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The Passions of Pamela Rabe


Pamela Rabe’s performance in the new Australian film Vacant Possession caused excitement at the Sydney Film Festival, yet she insists she is addicted to the adrenalin of exercising her soul on the stage.

But after playing such powerful figures as Virginia Woolf and Strindberg’s Miss Julie, why is Rabe in raptures about playing a mysterious young woman simply named “C” in Three Tall Women, a new production by the Sydney Theatre Company?

“It’s an extraordinary piece,” says Rabe of Edward Albee’s Pulitzer prize-winning play. “Albee’s deliberately ambiguous about the characters, other than stating their ages. The moment you try to explain them or nail them down you ruin it.”

Rabe has dubbed the play ‘Waiting for Godot for girls”, and the parallels are clear. As the protagonist is a 92-year-old bedridden and dying woman, there is a minimum of high-kicks. It is a play of the mind with a built-in twist.

Rabe is quick to pluck out the thorn of sexual politics. “It’s not just about women. It’s a beautiful play about human beings.” she says. “Not a lot happens, but you learn a lot.” This is Rabe’s first professional crack at Albee, one of theatre’s most skilful and visceral phrasemakers.

“With most plays a certain amount of editing or pruning will go on, but he’s a master at naturalistic dialogue,” she says. “Phrases are repeated, some trail off. It’s never random or arbitrary, but a bugger to learn.”

Pamela Rabe | Photo by Paul Jones 1995

Stage height … Pamela Rabe. | Photography by PAUL JONES

Rabe admits she finds the play a technical challenge, a theatrical relay event in which the almost musical exchange of verbal batons leaves no room for Primadonnas.

“You can’t afford to miss a beat or try to hold on to your moment any longer than you should. I’ve never felt the responsibility to perform as a team as I have with this piece,” she says.

Which is why she’s breathing a sigh of relief to be working with actors of the calibre of Pippa Williamson and Ruth Cracknell.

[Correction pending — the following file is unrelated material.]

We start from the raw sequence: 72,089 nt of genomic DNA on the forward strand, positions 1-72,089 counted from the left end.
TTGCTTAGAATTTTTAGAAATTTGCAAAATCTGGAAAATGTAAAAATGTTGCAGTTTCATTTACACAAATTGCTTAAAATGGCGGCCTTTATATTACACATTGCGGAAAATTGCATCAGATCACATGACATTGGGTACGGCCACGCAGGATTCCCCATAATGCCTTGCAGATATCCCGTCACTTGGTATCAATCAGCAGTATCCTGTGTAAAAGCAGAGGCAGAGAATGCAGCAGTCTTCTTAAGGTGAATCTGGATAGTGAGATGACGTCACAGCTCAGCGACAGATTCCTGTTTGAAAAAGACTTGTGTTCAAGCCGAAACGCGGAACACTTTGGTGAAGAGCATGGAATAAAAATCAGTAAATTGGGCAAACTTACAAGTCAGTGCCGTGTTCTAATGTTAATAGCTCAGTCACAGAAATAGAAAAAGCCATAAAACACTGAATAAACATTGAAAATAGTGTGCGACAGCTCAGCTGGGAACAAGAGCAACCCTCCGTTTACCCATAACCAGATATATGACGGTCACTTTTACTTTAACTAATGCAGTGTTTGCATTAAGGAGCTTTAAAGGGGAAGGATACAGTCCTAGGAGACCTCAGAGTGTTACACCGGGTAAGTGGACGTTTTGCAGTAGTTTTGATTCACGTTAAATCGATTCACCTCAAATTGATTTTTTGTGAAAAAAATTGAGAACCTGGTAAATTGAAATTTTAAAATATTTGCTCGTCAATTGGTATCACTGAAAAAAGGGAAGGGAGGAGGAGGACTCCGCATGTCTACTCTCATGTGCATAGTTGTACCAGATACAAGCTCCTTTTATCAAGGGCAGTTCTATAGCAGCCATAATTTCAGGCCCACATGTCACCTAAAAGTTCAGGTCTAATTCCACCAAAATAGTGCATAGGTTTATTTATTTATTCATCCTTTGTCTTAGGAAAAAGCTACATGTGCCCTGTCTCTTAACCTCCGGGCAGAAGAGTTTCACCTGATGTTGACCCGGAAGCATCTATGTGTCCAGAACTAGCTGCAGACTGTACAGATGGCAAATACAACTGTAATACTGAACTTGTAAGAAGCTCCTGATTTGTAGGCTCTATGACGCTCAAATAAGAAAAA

“To work with wonderful actors is what you aspire to, you just kind of hope you can hold up your end,” Rabe says. “But Ruth is one of those people who are absolutely in the present. There’s such a twinkle in her eye. She makes you relax and forget.”

Known simply as “A”, Cracknell plays the cantankerous but loveable woman on her deathbed forced to reassess her life. What could be worse, Albee himself once said, than coming to the end of your life realty having failed, and nothing to be done about it. One American critic even advised people who didn’t expect to die against seeing the play.

The usually serene Rabe snickers at the absurd necessity of such an optimistic outlook. “Of course we have to live our lives not expecting to die,” she says. “But death is such a taboo subject. My own father died recently and to encounter this play has been confronting.

“You become aware that there is only so much time, only so much you can achieve and only so many people you can affect.”

Sounds depressing? Rabe insists that the play is positively life affirming after Strindberg, full of love and wicked humour.

And height. Audiences must prepare for the impact of three very fine, vertically-endowed actresses in full flight.

Three Tall Women is playing at the Wharf Theatre until August 12.


Source: | 30 June 1995

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